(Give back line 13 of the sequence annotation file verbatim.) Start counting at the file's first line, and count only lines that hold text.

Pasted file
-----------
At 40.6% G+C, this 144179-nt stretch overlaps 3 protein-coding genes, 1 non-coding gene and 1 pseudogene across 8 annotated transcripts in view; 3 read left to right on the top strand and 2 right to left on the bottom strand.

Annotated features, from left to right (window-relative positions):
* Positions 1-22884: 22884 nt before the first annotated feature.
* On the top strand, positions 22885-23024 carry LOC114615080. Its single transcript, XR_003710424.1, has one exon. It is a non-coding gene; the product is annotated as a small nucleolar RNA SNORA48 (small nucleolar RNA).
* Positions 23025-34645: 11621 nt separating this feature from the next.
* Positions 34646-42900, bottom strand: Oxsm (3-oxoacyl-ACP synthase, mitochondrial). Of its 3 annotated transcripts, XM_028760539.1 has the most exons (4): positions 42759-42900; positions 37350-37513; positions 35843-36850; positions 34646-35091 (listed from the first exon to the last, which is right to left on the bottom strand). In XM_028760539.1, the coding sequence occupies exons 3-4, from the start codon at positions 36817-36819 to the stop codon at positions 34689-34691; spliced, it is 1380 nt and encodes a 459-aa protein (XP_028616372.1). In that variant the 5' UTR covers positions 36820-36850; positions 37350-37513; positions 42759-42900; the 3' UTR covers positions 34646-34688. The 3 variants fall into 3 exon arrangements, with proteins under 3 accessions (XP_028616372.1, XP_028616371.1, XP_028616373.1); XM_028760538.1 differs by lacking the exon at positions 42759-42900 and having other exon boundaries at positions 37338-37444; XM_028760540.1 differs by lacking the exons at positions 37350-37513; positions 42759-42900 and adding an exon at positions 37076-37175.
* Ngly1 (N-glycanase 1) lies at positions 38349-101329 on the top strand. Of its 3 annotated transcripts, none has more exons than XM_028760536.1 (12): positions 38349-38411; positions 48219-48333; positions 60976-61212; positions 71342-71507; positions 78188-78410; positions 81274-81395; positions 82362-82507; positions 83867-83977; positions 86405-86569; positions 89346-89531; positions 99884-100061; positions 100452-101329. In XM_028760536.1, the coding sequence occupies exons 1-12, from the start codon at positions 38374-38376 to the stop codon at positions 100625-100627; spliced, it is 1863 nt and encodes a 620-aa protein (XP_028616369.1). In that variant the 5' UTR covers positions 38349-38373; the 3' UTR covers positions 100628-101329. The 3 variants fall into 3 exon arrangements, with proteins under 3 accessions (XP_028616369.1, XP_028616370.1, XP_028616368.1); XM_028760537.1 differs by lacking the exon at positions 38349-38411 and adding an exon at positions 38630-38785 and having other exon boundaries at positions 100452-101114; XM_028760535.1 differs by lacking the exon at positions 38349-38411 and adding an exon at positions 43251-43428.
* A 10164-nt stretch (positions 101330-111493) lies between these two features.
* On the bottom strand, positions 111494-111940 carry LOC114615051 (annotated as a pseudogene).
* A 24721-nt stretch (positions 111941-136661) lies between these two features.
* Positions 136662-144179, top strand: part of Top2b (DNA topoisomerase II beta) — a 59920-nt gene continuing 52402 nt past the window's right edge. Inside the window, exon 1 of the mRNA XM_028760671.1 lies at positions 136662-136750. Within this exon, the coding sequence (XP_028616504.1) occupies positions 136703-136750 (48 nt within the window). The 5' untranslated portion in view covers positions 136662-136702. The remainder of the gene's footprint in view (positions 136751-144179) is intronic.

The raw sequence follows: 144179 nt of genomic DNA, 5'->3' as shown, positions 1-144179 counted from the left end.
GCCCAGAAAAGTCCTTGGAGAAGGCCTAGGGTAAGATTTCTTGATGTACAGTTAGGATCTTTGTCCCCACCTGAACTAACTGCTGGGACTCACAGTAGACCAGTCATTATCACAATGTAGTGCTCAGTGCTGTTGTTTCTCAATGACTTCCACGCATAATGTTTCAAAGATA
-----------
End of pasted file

GCCCAGAAAAGTCCTTGGAGAAGGCCTAGGGTAAGATTTCTTGATGTACAGTTAGGATCTTTGTCCCCACCTGAACTAACTGCTGGGACTCACAGTAGACCAGTCATTATCACAATGTAGTGCTCAGTGCTGTTGTTTCTCAATGACTTCCACGCATAATGTTTCAAAGATA